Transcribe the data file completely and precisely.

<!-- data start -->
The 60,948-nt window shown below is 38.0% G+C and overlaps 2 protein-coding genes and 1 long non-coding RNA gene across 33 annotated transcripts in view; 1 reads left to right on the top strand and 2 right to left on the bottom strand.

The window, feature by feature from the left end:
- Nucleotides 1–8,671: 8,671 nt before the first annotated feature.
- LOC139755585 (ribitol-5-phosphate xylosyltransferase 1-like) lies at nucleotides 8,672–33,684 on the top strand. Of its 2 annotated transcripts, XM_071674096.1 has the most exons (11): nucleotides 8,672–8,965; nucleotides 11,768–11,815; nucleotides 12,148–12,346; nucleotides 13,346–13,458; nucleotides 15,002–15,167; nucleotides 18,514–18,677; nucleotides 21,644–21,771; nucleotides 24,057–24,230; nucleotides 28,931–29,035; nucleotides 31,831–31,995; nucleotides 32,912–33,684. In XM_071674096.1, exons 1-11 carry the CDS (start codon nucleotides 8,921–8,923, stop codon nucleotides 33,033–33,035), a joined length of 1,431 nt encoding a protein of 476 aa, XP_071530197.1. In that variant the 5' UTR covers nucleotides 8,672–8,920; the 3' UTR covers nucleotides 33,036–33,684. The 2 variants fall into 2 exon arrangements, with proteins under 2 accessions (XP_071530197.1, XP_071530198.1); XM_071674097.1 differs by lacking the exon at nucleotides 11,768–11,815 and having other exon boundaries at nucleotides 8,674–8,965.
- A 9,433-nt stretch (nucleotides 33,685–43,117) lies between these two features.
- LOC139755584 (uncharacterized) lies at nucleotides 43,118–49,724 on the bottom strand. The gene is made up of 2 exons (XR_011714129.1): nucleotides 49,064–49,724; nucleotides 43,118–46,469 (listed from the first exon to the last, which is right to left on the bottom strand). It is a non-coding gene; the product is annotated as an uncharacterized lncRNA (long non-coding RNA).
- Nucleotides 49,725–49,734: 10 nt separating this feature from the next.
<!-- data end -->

The 60,948-nt window shown below is 38.0% G+C and overlaps 2 protein-coding genes and 1 long non-coding RNA gene across 33 annotated transcripts in view; 1 reads left to right on the top strand and 2 right to left on the bottom strand.

The window, feature by feature from the left end:
- Nucleotides 1–8,671: 8,671 nt before the first annotated feature.
- LOC139755585 (ribitol-5-phosphate xylosyltransferase 1-like) lies at nucleotides 8,672–33,684 on the top strand. Of its 2 annotated transcripts, XM_071674096.1 has the most exons (11): nucleotides 8,672–8,965; nucleotides 11,768–11,815; nucleotides 12,148–12,346; nucleotides 13,346–13,458; nucleotides 15,002–15,167; nucleotides 18,514–18,677; nucleotides 21,644–21,771; nucleotides 24,057–24,230; nucleotides 28,931–29,035; nucleotides 31,831–31,995; nucleotides 32,912–33,684. In XM_071674096.1, exons 1-11 carry the CDS (start codon nucleotides 8,921–8,923, stop codon nucleotides 33,033–33,035), a joined length of 1,431 nt encoding a protein of 476 aa, XP_071530197.1. In that variant the 5' UTR covers nucleotides 8,672–8,920; the 3' UTR covers nucleotides 33,036–33,684. The 2 variants fall into 2 exon arrangements, with proteins under 2 accessions (XP_071530197.1, XP_071530198.1); XM_071674097.1 differs by lacking the exon at nucleotides 11,768–11,815 and having other exon boundaries at nucleotides 8,674–8,965.
- A 9,433-nt stretch (nucleotides 33,685–43,117) lies between these two features.
- LOC139755584 (uncharacterized) lies at nucleotides 43,118–49,724 on the bottom strand. The gene is made up of 2 exons (XR_011714129.1): nucleotides 49,064–49,724; nucleotides 43,118–46,469 (listed from the first exon to the last, which is right to left on the bottom strand). It is a non-coding gene; the product is annotated as an uncharacterized lncRNA (long non-coding RNA).
- Nucleotides 49,725–49,734: 10 nt separating this feature from the next.